“In our lives, we encounter many different people. Some create trauma for us, but some bring us love, joy, and wisdom. Irwin is my friend with a big difference in age. I met him in one of our DSW dissertation oral exams. At that time, I began to fall in love with both his personality and academic accomplishment. I always believe what we have done in academics actually reflects our mind, heart, and body. When we planned to organize an online international conference on practice research in 2021, I strongly recommended inviting him to be a keynote speaker. He accepted and gave a presentation on the topic of virtual friendship in practice research, which let me get to know him better and love him even more. Soon after the conference, he wrote to me and said he thought we could be friends. It is an amazing journey of becoming friends but never meeting.
We write to each other. We share our academic work, our religion, our life with students, our happiness and suffering, our anxiety and frustration, and our inner stories, which are seldom talked about with others. He mentioned to me that he was writing his life story. I am overjoyed to see that the book is coming out. I told him that it can become a scholarly reading for my students when I teach narrative construction in qualitative research methods.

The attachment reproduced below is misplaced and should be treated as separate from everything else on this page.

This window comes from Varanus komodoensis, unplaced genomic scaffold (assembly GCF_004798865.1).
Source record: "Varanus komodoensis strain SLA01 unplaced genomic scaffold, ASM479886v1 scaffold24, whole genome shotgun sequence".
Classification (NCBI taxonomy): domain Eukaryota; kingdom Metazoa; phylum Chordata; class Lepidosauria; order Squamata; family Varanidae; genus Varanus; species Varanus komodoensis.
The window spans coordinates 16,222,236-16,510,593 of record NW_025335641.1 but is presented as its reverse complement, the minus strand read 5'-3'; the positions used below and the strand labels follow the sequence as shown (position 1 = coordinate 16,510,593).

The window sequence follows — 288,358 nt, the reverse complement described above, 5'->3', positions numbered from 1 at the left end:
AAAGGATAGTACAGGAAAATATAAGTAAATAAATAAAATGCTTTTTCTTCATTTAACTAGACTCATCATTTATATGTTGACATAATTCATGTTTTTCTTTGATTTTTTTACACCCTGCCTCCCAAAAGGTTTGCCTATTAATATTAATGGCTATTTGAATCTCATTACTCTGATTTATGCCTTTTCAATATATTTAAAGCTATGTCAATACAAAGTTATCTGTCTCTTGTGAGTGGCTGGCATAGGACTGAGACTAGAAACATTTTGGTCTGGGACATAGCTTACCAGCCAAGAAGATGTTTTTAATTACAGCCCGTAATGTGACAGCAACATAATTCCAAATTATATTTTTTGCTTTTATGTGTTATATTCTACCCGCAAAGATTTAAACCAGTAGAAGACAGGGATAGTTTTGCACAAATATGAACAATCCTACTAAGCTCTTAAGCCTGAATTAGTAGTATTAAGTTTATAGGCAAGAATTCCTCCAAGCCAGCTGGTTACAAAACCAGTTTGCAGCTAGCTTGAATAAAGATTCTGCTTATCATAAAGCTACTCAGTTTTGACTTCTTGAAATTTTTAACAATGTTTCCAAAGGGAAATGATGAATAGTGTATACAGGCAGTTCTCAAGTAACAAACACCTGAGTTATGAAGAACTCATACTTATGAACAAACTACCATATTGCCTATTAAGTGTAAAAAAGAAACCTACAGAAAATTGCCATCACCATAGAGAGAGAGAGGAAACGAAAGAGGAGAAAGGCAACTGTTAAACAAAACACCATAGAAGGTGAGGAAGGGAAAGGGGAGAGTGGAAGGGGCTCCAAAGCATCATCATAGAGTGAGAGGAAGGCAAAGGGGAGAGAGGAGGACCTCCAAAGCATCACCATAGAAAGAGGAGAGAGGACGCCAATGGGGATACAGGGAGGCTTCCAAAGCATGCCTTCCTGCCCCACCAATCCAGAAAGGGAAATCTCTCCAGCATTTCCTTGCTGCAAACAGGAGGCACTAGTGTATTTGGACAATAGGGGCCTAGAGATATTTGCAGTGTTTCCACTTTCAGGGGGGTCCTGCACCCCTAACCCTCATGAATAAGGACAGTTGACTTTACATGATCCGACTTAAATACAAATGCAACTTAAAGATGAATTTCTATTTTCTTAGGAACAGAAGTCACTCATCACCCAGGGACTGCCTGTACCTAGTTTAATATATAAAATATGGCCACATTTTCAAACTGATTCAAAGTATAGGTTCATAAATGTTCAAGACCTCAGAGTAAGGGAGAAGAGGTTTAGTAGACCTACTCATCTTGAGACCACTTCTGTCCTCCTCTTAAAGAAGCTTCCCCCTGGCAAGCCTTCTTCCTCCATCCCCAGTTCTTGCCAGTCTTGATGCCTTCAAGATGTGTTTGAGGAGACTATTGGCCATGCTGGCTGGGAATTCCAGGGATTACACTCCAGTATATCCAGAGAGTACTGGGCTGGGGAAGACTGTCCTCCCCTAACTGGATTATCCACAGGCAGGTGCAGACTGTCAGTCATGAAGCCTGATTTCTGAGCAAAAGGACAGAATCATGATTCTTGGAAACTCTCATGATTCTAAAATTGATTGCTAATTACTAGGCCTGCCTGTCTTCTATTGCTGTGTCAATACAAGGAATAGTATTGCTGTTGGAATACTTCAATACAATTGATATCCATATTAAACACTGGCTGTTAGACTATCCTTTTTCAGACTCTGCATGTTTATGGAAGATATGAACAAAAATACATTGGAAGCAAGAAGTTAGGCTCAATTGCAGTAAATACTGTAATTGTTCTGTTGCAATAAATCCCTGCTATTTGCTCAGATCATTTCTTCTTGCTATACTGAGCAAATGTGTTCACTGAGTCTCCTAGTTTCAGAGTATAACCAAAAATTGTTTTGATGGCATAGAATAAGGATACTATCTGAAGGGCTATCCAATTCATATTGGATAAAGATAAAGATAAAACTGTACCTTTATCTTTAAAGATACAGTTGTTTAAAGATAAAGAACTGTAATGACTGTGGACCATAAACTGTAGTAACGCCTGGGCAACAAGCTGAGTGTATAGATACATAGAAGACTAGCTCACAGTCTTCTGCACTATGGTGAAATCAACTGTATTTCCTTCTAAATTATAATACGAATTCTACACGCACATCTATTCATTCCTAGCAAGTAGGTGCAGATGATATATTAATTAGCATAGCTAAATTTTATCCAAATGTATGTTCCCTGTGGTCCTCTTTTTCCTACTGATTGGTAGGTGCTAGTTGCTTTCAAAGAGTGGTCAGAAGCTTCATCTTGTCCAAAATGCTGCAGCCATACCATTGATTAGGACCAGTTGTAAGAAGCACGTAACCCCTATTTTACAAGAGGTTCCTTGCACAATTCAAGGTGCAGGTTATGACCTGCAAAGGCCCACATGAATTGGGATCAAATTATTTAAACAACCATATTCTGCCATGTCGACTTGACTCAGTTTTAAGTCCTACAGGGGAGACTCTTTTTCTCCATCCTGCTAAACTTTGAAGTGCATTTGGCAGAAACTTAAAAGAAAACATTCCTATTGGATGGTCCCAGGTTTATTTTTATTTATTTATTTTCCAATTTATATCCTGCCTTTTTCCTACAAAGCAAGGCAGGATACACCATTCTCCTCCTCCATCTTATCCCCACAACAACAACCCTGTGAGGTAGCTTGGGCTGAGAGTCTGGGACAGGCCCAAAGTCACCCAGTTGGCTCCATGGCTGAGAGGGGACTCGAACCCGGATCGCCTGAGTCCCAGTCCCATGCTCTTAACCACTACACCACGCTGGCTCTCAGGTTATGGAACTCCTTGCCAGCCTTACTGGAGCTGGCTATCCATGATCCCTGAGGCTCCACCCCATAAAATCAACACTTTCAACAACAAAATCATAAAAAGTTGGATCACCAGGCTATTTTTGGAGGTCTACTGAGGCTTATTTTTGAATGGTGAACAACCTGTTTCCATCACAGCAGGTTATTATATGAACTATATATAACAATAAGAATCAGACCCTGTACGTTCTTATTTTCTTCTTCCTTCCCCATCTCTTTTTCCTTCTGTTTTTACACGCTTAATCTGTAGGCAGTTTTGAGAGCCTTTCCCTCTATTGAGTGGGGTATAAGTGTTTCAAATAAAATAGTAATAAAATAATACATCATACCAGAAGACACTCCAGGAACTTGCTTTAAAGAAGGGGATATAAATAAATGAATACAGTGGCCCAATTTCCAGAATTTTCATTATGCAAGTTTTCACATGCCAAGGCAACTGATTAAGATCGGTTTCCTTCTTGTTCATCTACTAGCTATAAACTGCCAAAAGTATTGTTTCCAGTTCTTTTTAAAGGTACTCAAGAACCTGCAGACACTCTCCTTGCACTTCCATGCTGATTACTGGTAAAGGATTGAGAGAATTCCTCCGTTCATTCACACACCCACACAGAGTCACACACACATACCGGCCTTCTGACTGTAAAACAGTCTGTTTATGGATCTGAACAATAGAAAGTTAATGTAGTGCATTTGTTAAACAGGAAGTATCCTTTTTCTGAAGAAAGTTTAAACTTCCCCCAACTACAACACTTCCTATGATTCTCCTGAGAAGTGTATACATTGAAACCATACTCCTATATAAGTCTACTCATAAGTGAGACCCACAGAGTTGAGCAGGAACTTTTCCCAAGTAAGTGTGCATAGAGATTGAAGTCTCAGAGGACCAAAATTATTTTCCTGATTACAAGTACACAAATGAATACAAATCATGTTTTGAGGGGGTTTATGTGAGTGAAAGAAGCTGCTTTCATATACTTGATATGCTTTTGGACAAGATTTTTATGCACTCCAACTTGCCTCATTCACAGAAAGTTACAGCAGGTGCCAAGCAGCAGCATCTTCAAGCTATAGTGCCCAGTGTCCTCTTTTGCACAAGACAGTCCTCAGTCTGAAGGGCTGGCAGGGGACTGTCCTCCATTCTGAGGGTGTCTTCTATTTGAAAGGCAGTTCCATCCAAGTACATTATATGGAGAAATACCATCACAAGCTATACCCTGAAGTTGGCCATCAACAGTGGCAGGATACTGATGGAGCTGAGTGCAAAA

Everyone has a story. Every story has its mark on historical times. Therefore, each story is both personal and public. I often tell my students that a social worker is no different from the clients; he is a person in society and history, shaped and oppressed by the values and consciousness of society. If social workers themselves cannot see the causes of these oppressions and injuries and break free from the shackles of mainstream ideology and culture, how can we have the strength to help others? How can we extradite others out of the darkness? How can we heal other people’s wounds?
Irwin and I have never met each other face-to-face. We are virtual and “visual” friends. But I believe one day we will meet each other somewhere in the world. At that time, I’ll greet him by saying “Hi Irwin” like an old friend. May God bless Irwin’s new book!”